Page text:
technical article from Blue Sea Systems
June 26, 2007
DC ammeters require shunts for their operation. Some meters have built-in shunts, some meters have external shunts. External shunts are placed in the circuit where the current is to be measured. (See Technical Brief: Strategies for Monitoring DC Current) for a discussion about ammeter positions in DC electrical systems). Shunts and meters must be matched by their ratings and calibration. For example, a 50 Amp/50mV meter requires a 50 Amp shunt; a 200 Amp/50mV meter requires a 200 Amp shunt. (Blue Sea Systems' meters read full scale deflection at 50mV).
How a Shunt Works. It is useful to think of water flow in a pipe when thinking about current flow in a wire. The way that a shunt works is analogous to a restriction to the flow of water in a pipe and a bypass around the restriction. Some of the water flow in the Main Pipe is diverted through the Bypass. A Paddle Wheel in the Bypass measures the water flow through the Bypass. If the Bypass allows 1/100th of the water in the main pipe to flow through it, and the Restriction allows the remaining 99/100ths of the water to flow through it, the ratio of flow in the Bypass to the Restriction is 1 to 99. Using this ratio, the Paddle Wheel could be calibrated to indicate the total flow through the Main Pipe.
A DC ammeter and shunt works in a similar way-a small amount of current that flows through the Main Wire is diverted to, and measured by, the Meter. Analog meters have very fine internal wires that flex to enable the needle to move. Because the wires are fine, they carry only a very small current. Therefore, the current in the meter must be a tiny fraction of the total current to be measured.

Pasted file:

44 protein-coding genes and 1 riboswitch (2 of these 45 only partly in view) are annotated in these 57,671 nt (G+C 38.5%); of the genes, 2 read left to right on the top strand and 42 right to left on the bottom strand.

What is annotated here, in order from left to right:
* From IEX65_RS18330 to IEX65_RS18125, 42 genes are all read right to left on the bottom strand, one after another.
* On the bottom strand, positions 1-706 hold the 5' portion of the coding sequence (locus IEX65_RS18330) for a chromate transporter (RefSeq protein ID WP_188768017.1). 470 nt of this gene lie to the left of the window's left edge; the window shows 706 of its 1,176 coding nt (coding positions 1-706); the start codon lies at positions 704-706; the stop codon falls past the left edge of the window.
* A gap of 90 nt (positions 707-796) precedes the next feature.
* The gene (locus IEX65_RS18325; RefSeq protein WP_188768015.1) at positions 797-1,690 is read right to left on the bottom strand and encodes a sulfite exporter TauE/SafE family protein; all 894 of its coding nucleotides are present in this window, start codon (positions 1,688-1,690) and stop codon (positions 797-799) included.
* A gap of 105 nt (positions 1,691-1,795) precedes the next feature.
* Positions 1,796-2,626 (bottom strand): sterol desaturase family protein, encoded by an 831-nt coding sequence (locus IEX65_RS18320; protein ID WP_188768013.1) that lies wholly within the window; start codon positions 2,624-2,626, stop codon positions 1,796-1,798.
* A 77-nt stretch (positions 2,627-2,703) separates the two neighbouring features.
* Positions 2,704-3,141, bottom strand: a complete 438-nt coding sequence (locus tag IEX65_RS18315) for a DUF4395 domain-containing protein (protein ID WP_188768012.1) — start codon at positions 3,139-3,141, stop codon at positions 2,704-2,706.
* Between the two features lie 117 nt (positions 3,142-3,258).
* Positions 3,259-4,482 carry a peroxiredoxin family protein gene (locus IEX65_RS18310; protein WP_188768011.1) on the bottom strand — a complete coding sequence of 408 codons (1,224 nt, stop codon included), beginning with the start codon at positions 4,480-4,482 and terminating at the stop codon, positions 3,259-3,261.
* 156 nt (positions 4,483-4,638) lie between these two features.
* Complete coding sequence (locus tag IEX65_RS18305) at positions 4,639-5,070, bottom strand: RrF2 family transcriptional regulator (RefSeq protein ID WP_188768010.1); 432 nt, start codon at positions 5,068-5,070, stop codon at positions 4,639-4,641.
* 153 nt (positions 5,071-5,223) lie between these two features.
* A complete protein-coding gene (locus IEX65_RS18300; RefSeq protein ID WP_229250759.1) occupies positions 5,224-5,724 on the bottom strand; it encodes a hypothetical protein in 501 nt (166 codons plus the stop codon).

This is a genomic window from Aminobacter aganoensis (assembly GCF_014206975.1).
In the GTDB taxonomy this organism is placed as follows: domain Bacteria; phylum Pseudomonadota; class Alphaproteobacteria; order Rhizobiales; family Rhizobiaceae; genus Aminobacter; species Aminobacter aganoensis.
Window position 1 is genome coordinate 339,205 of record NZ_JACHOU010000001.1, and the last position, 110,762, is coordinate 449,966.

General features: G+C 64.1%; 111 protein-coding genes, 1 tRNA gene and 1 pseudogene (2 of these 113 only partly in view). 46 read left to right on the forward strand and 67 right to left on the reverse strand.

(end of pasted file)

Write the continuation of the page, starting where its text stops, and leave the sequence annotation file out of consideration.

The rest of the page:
In order to obtain an accurate reading of the current flow through the main wire, the shunt and meter are very precisely calibrated at fixed resistance values-the meter resistance is typically 50 Ohms and the shunt resistance is a fraction of an Ohm.
Example: 50 Ampere Meter. For a meter calibrated to 50 Amps full scale deflection, the meter will indicate that 50 Amps is flowing through the shunt when the meter reads 50 Amps. The shunt resistance is .001 Ohms. The ratio of shunt resistance to meter resistance is:
Therefore, when there is 50 Amps flowing through the shunt, there is 50 X 0.00002 = 1mA flowing through the meter.
Example: 200 Ampere Meter. For a meter calibrated to 200 Amps full scale deflection, the meter will indicate that 200 Amps is flowing through the shunt when the meter reads 200 Amps. The shunt resistance is 0.00025 Ohm. The ratio of shunt resistance to meter resistance is 0.000005.
Continuous Current. The shunt current rating indicates the current that produces a full scale reading on the associated meter. Continuous currents should not exceed 80% of the shunt rating. However, short term currents that occur in motor-starting or engine-cranking can exceed the shunt rating by a factor of 2 or more without damage to the shunt or meter.
Connecting Multiple Meters to One Shunt. Because the shunt carries almost all of the current and the meter currents are small, it is possible to connect several meters to the same shunt so that current can be observed in more than one location. Sometimes meters are installed in both the engine room and the helm station to monitor alternator output or other significant currents.
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Original article from Blue Sea Systems